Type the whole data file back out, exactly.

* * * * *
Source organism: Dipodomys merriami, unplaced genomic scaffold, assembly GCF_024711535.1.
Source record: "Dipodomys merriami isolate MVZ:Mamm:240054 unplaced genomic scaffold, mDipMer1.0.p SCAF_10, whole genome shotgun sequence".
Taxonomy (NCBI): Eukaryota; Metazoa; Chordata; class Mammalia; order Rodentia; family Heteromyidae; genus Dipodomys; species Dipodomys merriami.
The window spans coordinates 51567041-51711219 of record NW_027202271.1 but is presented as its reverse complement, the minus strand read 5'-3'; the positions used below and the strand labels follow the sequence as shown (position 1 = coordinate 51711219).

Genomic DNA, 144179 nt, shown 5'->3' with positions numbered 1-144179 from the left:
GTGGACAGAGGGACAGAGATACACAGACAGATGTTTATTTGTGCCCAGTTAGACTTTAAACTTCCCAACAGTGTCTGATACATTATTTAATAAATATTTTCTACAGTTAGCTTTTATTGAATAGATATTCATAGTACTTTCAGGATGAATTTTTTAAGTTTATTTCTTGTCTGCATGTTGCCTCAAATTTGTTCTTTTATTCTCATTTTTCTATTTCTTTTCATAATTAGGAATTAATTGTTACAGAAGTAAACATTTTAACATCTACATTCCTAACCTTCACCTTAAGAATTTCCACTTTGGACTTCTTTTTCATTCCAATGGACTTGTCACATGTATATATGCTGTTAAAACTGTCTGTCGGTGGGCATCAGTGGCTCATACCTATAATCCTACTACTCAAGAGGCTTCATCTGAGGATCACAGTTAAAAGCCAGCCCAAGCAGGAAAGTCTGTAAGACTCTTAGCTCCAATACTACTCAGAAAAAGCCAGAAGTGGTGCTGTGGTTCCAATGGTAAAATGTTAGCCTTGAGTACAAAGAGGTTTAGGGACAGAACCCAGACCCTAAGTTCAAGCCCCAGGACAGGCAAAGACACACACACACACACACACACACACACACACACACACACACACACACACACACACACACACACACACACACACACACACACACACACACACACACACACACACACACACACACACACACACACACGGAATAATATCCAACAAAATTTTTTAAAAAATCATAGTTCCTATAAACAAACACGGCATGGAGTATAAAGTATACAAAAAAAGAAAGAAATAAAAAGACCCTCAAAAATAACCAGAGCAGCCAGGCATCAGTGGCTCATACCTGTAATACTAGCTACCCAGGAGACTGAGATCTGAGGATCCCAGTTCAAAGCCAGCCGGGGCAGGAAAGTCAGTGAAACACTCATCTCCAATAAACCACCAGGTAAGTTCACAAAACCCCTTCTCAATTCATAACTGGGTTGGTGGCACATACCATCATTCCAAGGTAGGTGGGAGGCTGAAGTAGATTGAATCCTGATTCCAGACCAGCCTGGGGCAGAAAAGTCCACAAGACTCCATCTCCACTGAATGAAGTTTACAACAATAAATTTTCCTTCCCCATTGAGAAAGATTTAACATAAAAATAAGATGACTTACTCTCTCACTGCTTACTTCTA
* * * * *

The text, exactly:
Source organism: Dipodomys merriami, unplaced genomic scaffold, assembly GCF_024711535.1.
Source record: "Dipodomys merriami isolate MVZ:Mamm:240054 unplaced genomic scaffold, mDipMer1.0.p SCAF_10, whole genome shotgun sequence".
Taxonomy (NCBI): Eukaryota; Metazoa; Chordata; class Mammalia; order Rodentia; family Heteromyidae; genus Dipodomys; species Dipodomys merriami.
The window spans coordinates 51567041-51711219 of record NW_027202271.1 but is presented as its reverse complement, the minus strand read 5'-3'; the positions used below and the strand labels follow the sequence as shown (position 1 = coordinate 51711219).

Genomic DNA, 144179 nt, shown 5'->3' with positions numbered 1-144179 from the left:
GTGGACAGAGGGACAGAGATACACAGACAGATGTTTATTTGTGCCCAGTTAGACTTTAAACTTCCCAACAGTGTCTGATACATTATTTAATAAATATTTTCTACAGTTAGCTTTTATTGAATAGATATTCATAGTACTTTCAGGATGAATTTTTTAAGTTTATTTCTTGTCTGCATGTTGCCTCAAATTTGTTCTTTTATTCTCATTTTTCTATTTCTTTTCATAATTAGGAATTAATTGTTACAGAAGTAAACATTTTAACATCTACATTCCTAACCTTCACCTTAAGAATTTCCACTTTGGACTTCTTTTTCATTCCAATGGACTTGTCACATGTATATATGCTGTTAAAACTGTCTGTCGGTGGGCATCAGTGGCTCATACCTATAATCCTACTACTCAAGAGGCTTCATCTGAGGATCACAGTTAAAAGCCAGCCCAAGCAGGAAAGTCTGTAAGACTCTTAGCTCCAATACTACTCAGAAAAAGCCAGAAGTGGTGCTGTGGTTCCAATGGTAAAATGTTAGCCTTGAGTACAAAGAGGTTTAGGGACAGAACCCAGACCCTAAGTTCAAGCCCCAGGACAGGCAAAGACACACACACACACACACACACACACACACACACACACACACACACACACACACACACACACACACACACACACACACACACACACACACACACACACACACACACACACACACACACACACACACGGAATAATATCCAACAAAATTTTTTAAAAAATCATAGTTCCTATAAACAAACACGGCATGGAGTATAAAGTATACAAAAAAAGAAAGAAATAAAAAGACCCTCAAAAATAACCAGAGCAGCCAGGCATCAGTGGCTCATACCTGTAATACTAGCTACCCAGGAGACTGAGATCTGAGGATCCCAGTTCAAAGCCAGCCGGGGCAGGAAAGTCAGTGAAACACTCATCTCCAATAAACCACCAGGTAAGTTCACAAAACCCCTTCTCAATTCATAACTGGGTTGGTGGCACATACCATCATTCCAAGGTAGGTGGGAGGCTGAAGTAGATTGAATCCTGATTCCAGACCAGCCTGGGGCAGAAAAGTCCACAAGACTCCATCTCCACTGAATGAAGTTTACAACAATAAATTTTCCTTCCCCATTGAGAAAGATTTAACATAAAAATAAGATGACTTACTCTCTCACTGCTTACTTCTA